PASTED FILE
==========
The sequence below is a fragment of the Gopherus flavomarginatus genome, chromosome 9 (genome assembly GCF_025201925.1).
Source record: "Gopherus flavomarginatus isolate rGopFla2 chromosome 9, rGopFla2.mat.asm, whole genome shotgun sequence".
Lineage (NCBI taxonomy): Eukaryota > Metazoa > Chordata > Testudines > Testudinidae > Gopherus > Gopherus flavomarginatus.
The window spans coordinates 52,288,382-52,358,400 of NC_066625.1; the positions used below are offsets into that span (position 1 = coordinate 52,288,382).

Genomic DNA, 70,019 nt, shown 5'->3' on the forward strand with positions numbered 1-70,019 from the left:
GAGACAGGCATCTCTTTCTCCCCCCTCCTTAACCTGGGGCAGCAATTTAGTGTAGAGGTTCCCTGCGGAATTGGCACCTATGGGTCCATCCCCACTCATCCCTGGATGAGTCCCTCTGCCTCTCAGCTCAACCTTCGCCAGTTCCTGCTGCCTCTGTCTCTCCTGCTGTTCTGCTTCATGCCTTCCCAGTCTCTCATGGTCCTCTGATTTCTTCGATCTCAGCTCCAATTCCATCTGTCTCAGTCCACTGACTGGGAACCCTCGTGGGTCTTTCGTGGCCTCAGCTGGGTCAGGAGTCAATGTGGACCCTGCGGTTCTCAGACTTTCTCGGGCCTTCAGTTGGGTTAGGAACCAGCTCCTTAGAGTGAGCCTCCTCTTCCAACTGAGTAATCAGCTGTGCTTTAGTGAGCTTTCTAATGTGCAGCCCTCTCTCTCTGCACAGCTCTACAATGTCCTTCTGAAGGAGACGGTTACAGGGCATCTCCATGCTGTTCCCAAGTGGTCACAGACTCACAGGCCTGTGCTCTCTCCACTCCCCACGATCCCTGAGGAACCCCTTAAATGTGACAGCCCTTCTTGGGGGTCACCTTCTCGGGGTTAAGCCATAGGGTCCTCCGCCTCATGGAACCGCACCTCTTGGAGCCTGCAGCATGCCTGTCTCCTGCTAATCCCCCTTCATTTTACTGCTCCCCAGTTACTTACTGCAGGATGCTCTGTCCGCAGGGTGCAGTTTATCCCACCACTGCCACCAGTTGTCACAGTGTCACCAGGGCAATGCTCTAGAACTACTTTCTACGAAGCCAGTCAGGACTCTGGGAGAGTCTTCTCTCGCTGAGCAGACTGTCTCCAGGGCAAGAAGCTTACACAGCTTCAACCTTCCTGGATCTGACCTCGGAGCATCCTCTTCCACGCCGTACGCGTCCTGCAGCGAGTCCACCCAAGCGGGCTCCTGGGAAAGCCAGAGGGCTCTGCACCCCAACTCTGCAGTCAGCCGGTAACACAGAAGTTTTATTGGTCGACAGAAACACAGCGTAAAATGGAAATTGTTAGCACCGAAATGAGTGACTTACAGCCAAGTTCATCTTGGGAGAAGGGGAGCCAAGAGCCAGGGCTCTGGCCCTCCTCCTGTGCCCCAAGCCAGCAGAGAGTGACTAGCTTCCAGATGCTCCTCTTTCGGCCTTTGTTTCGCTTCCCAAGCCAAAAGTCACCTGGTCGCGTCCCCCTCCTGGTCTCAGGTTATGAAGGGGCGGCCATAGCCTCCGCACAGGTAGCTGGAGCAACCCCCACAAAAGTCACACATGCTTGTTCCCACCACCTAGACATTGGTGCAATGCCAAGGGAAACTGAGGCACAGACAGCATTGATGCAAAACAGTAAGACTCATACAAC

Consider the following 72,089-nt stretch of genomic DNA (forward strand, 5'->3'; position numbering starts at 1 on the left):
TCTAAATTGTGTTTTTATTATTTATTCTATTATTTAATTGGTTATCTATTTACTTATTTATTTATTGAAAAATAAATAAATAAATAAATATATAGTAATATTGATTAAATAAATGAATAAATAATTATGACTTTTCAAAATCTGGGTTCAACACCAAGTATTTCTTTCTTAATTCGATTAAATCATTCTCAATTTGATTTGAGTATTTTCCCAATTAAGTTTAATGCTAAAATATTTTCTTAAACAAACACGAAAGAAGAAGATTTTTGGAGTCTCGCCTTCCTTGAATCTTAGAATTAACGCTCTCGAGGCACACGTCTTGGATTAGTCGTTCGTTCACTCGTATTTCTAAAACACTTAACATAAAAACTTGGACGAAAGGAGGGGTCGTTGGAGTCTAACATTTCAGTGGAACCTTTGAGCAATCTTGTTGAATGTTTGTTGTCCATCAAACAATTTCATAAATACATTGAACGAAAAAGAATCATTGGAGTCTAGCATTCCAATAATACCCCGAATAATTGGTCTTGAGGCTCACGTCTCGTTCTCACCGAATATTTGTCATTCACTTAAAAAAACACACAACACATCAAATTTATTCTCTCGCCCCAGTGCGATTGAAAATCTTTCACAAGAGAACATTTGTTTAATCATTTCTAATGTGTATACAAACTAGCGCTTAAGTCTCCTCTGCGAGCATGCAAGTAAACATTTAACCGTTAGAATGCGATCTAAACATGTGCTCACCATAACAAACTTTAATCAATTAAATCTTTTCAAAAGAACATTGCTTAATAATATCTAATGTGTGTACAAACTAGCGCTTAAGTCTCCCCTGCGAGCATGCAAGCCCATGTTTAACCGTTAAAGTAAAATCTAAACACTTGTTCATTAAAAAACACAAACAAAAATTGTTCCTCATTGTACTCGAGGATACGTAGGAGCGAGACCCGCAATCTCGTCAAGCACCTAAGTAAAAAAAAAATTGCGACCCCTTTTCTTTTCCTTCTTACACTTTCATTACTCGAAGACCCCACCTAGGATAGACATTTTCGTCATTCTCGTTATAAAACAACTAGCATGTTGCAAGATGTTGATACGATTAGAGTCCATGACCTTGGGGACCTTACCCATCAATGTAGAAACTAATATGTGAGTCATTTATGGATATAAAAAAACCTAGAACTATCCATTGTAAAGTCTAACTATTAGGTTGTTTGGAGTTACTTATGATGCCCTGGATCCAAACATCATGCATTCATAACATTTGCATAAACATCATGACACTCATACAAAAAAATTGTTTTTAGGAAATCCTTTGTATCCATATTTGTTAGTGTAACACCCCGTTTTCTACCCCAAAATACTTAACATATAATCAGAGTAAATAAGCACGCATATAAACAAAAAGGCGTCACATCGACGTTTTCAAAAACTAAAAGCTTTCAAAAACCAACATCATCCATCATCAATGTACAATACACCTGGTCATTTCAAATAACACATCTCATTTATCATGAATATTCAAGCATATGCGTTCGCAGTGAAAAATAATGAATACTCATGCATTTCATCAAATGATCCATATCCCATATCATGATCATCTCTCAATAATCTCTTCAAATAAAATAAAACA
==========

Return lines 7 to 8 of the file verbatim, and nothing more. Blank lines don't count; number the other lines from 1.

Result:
Consider the following 72,089-nt stretch of genomic DNA (forward strand, 5'->3'; position numbering starts at 1 on the left):
TCTAAATTGTGTTTTTATTATTTATTCTATTATTTAATTGGTTATCTATTTACTTATTTATTTATTGAAAAATAAATAAATAAATAAATATATAGTAATATTGATTAAATAAATGAATAAATAATTATGACTTTTCAAAATCTGGGTTCAACACCAAGTATTTCTTTCTTAATTCGATTAAATCATTCTCAATTTGATTTGAGTATTTTCCCAATTAAGTTTAATGCTAAAATATTTTCTTAAACAAACACGAAAGAAGAAGATTTTTGGAGTCTCGCCTTCCTTGAATCTTAGAATTAACGCTCTCGAGGCACACGTCTTGGATTAGTCGTTCGTTCACTCGTATTTCTAAAACACTTAACATAAAAACTTGGACGAAAGGAGGGGTCGTTGGAGTCTAACATTTCAGTGGAACCTTTGAGCAATCTTGTTGAATGTTTGTTGTCCATCAAACAATTTCATAAATACATTGAACGAAAAAGAATCATTGGAGTCTAGCATTCCAATAATACCCCGAATAATTGGTCTTGAGGCTCACGTCTCGTTCTCACCGAATATTTGTCATTCACTTAAAAAAACACACAACACATCAAATTTATTCTCTCGCCCCAGTGCGATTGAAAATCTTTCACAAGAGAACATTTGTTTAATCATTTCTAATGTGTATACAAACTAGCGCTTAAGTCTCCTCTGCGAGCATGCAAGTAAACATTTAACCGTTAGAATGCGATCTAAACATGTGCTCACCATAACAAACTTTAATCAATTAAATCTTTTCAAAAGAACATTGCTTAATAATATCTAATGTGTGTACAAACTAGCGCTTAAGTCTCCCCTGCGAGCATGCAAGCCCATGTTTAACCGTTAAAGTAAAATCTAAACACTTGTTCATTAAAAAACACAAACAAAAATTGTTCCTCATTGTACTCGAGGATACGTAGGAGCGAGACCCGCAATCTCGTCAAGCACCTAAGTAAAAAAAAAATTGCGACCCCTTTTCTTTTCCTTCTTACACTTTCATTACTCGAAGACCCCACCTAGGATAGACATTTTCGTCATTCTCGTTATAAAACAACTAGCATGTTGCAAGATGTTGATACGATTAGAGTCCATGACCTTGGGGACCTTACCCATCAATGTAGAAACTAATATGTGAGTCATTTATGGATATAAAAAAACCTAGAACTATCCATTGTAAAGTCTAACTATTAGGTTGTTTGGAGTTACTTATGATGCCCTGGATCCAAACATCATGCATTCATAACATTTGCATAAACATCATGACACTCATACAAAAAAATTGTTTTTAGGAAATCCTTTGTATCCATATTTGTTAGTGTAACACCCCGTTTTCTACCCCAAAATACTTAACATATAATCAGAGTAAATAAGCACGCATATAAACAAAAAGGCGTCACATCGACGTTTTCAAAAACTAAAAGCTTTCAAAAACCAACATCATCCATCATCAATGTACAATACACCTGGTCATTTCAAATAACACATCTCATTTATCATGAATATTCAAGCATATGCGTTCGCAGTGAAAAATAATGAATACTCATGCATTTCATCAAATGATCCATATCCCATATCATGATCATCTCTCAATAATCTCTTCAAATAAAATAAAACA